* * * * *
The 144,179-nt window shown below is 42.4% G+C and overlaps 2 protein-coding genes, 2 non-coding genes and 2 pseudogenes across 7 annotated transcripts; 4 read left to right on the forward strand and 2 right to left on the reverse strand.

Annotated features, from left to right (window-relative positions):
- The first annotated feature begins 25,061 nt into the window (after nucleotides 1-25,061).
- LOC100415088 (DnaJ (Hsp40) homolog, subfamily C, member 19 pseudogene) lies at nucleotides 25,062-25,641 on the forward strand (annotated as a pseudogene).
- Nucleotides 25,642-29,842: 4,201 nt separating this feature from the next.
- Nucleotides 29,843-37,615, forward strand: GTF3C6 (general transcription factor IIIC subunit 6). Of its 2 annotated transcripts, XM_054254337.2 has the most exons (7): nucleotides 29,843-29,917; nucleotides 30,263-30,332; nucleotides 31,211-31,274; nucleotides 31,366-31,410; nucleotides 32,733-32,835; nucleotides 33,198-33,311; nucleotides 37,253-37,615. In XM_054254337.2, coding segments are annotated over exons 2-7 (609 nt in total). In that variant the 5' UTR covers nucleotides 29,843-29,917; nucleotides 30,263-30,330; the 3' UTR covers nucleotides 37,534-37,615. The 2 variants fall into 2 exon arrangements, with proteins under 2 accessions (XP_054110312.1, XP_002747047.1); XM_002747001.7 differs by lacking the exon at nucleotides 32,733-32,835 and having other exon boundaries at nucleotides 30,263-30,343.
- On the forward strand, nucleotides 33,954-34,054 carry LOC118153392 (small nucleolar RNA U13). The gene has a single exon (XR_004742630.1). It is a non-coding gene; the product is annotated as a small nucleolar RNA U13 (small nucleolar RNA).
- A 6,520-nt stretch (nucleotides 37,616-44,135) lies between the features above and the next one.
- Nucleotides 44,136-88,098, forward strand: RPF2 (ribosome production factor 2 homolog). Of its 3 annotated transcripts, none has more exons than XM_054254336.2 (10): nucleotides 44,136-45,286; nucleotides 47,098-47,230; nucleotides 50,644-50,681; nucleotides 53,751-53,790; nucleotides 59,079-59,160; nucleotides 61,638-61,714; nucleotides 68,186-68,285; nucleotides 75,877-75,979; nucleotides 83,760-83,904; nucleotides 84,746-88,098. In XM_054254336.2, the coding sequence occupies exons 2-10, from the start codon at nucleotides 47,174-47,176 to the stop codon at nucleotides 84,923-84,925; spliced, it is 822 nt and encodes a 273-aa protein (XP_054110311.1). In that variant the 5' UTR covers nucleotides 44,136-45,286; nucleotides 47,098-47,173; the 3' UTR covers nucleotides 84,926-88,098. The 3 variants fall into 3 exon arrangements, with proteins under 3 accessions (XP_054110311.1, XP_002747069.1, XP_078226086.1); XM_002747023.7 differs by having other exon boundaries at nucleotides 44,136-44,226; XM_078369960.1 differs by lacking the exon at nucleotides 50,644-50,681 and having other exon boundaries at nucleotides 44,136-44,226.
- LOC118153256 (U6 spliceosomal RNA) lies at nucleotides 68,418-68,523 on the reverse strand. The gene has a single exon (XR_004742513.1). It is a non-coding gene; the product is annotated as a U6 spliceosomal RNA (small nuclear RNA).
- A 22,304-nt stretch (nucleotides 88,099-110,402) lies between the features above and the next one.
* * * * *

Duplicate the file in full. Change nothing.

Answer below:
The 144,179-nt window shown below is 42.4% G+C and overlaps 2 protein-coding genes, 2 non-coding genes and 2 pseudogenes across 7 annotated transcripts; 4 read left to right on the forward strand and 2 right to left on the reverse strand.

Annotated features, from left to right (window-relative positions):
- The first annotated feature begins 25,061 nt into the window (after nucleotides 1-25,061).
- LOC100415088 (DnaJ (Hsp40) homolog, subfamily C, member 19 pseudogene) lies at nucleotides 25,062-25,641 on the forward strand (annotated as a pseudogene).
- Nucleotides 25,642-29,842: 4,201 nt separating this feature from the next.
- Nucleotides 29,843-37,615, forward strand: GTF3C6 (general transcription factor IIIC subunit 6). Of its 2 annotated transcripts, XM_054254337.2 has the most exons (7): nucleotides 29,843-29,917; nucleotides 30,263-30,332; nucleotides 31,211-31,274; nucleotides 31,366-31,410; nucleotides 32,733-32,835; nucleotides 33,198-33,311; nucleotides 37,253-37,615. In XM_054254337.2, coding segments are annotated over exons 2-7 (609 nt in total). In that variant the 5' UTR covers nucleotides 29,843-29,917; nucleotides 30,263-30,330; the 3' UTR covers nucleotides 37,534-37,615. The 2 variants fall into 2 exon arrangements, with proteins under 2 accessions (XP_054110312.1, XP_002747047.1); XM_002747001.7 differs by lacking the exon at nucleotides 32,733-32,835 and having other exon boundaries at nucleotides 30,263-30,343.
- On the forward strand, nucleotides 33,954-34,054 carry LOC118153392 (small nucleolar RNA U13). The gene has a single exon (XR_004742630.1). It is a non-coding gene; the product is annotated as a small nucleolar RNA U13 (small nucleolar RNA).
- A 6,520-nt stretch (nucleotides 37,616-44,135) lies between the features above and the next one.
- Nucleotides 44,136-88,098, forward strand: RPF2 (ribosome production factor 2 homolog). Of its 3 annotated transcripts, none has more exons than XM_054254336.2 (10): nucleotides 44,136-45,286; nucleotides 47,098-47,230; nucleotides 50,644-50,681; nucleotides 53,751-53,790; nucleotides 59,079-59,160; nucleotides 61,638-61,714; nucleotides 68,186-68,285; nucleotides 75,877-75,979; nucleotides 83,760-83,904; nucleotides 84,746-88,098. In XM_054254336.2, the coding sequence occupies exons 2-10, from the start codon at nucleotides 47,174-47,176 to the stop codon at nucleotides 84,923-84,925; spliced, it is 822 nt and encodes a 273-aa protein (XP_054110311.1). In that variant the 5' UTR covers nucleotides 44,136-45,286; nucleotides 47,098-47,173; the 3' UTR covers nucleotides 84,926-88,098. The 3 variants fall into 3 exon arrangements, with proteins under 3 accessions (XP_054110311.1, XP_002747069.1, XP_078226086.1); XM_002747023.7 differs by having other exon boundaries at nucleotides 44,136-44,226; XM_078369960.1 differs by lacking the exon at nucleotides 50,644-50,681 and having other exon boundaries at nucleotides 44,136-44,226.
- LOC118153256 (U6 spliceosomal RNA) lies at nucleotides 68,418-68,523 on the reverse strand. The gene has a single exon (XR_004742513.1). It is a non-coding gene; the product is annotated as a U6 spliceosomal RNA (small nuclear RNA).
- A 22,304-nt stretch (nucleotides 88,099-110,402) lies between the features above and the next one.